UK’s Prince William reveals he’s been a helpline volunteer during coronavirus lockdown

Britain’s Prince William has revealed that he has been anonymously helping out on a crisis helpline during the coronavirus lockdown. (File/AP)
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Updated 06 June 2020

UK’s Prince William reveals he’s been a helpline volunteer during coronavirus lockdown

  • William is one of more than 2,000 volunteers who have been formally trained to help those in need
  • More than 300,000 text conversations have taken place between volunteers and people needing mental health support

LONDON: Britain’s Prince William has revealed that he has been anonymously helping out on a crisis helpline during the coronavirus lockdown.
The Duke of Cambridge’s work with Shout 85258 — an around-the-clock text messaging helpline developed by the Royal Foundation — was made public to mark Volunteers Week.

Last month, he told fellow volunteers in a video call that was shared on social media late Friday: “I’m going to share a little secret with you guys, but I’m actually on the platform volunteering.”
William, who is second in line to the throne, is one of more than 2,000 volunteers who have been formally trained to help those in need.
More than 300,000 text conversations have taken place between volunteers and people needing mental health support, with around 65% of those texting aged under 25.
William’s wife, the Duchess of Cambridge, has also been helping others by taking part in “check in and chat” calls with people self-isolating or vulnerable during the pandemic.


Malaysia to reinstate pilots once Pakistani licenses OK’d

Updated 07 July 2020

Malaysia to reinstate pilots once Pakistani licenses OK’d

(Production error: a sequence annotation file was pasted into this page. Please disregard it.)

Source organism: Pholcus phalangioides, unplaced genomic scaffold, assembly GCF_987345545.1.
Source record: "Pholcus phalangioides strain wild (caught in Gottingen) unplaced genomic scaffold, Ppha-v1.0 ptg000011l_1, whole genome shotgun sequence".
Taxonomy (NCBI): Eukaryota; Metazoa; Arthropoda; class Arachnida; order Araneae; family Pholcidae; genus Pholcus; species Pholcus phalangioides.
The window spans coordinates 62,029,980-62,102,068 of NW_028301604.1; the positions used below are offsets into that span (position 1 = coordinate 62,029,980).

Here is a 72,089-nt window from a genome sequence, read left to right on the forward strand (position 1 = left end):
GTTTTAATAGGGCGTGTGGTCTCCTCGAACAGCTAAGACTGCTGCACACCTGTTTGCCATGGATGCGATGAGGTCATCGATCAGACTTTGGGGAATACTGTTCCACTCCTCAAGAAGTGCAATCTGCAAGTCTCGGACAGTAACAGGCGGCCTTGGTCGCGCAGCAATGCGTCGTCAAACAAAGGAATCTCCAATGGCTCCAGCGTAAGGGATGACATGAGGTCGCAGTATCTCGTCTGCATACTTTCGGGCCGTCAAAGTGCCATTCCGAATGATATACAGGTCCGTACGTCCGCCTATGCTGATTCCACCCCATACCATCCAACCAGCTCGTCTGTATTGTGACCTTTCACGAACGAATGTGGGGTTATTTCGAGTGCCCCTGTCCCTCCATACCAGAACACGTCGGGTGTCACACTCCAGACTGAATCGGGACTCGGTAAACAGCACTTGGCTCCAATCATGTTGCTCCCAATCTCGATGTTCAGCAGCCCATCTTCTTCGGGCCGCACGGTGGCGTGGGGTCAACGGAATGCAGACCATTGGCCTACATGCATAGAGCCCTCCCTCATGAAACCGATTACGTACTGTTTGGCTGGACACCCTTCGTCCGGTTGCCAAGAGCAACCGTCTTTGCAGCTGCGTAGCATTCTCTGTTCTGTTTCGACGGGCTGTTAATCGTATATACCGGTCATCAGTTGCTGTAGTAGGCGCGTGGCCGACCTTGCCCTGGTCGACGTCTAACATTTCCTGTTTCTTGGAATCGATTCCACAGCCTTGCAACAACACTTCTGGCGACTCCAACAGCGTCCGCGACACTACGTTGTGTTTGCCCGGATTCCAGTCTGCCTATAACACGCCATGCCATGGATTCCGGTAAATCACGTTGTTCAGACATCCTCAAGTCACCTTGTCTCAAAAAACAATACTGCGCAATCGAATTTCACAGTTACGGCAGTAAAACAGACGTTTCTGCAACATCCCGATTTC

• 30 percent of pilots grounded including 107 in foreign airlines

KUALA LUMPUR: The Civil Aviation Authority of Malaysia (CAAM) will reinstate Pakistani pilots as soon as Pakistani authorities verify their permits, an official told Arab News on Monday, after their temporary suspension due to a fake license scandal. 

Pakistan grounded almost 30 percent of its pilots last week after the country’s Aviation Minister Ghulam Sarwar Khan said that they might have falsified their qualifications. 

Pakistan has 860 pilots, 107 of whom work for foreign airlines.

“The CAAM has sent two letters requesting verification from PCAA (Pakistani Civil Aviation Authority) as well as to inform them on the temporary suspension of Pakistani license holders in Malaysia,” Nurilya Anis Rahim, a public relations officer at CAAM, said in an email. 

Rahim added that the pilots’ licenses had been put on hold until further information from the PCAA.

“We are currently still waiting for a response from PCAA. Once an official confirmation has been made, we will reinstate these pilots with immediate effect.”

Captain Chester Voo, CAAM CEO, announced that it would temporarily suspend 20 Pakistani pilots employed with “local operators” such as flying schools, flying clubs and training organizations.

Rahim said that the decision was taken to ensure the safety and security of Malaysia’s civil aviation industry. 

“It is to ensure that all employed pilots in this country hold a valid license and abide by Malaysia’s Civil Aviation Regulation.”

The UK, EU and Vietnam have banned Pakistani pilots and barred Pakistan International Airlines’ (PIA) operations as well.

One analyst said that Malaysia’s stand was part of its “zero-compromises” approach.

“Malaysia has always taken a conservative stance which includes a zero-compromise on the integrity of certification and qualification of pilots,” Rizal Kamaruzzaman, a Malaysian aviation expert and executive director of Tindakan Strategi, told Arab News.

He added that the joint verification approach was an excellent opportunity for regulators in Pakistan and Malaysia to “clean” the register and weed out all pilots with dubious qualifications. 

“The move by the CAAM will also alert the rest of the airlines and general aviation aircraft to review the technical crew manifest flying into Malaysia and will definitely have a ripple effect on the aviation sector.”

He urged aviation regulators from other countries to learn a lesson from Pakistan.

“The trust and mutual recognition among regulators are a sacred pact to ensure safety for aircraft, pilots, crews, engineers and the main client that are the passengers are not compromised anywhere around the world,” he said.

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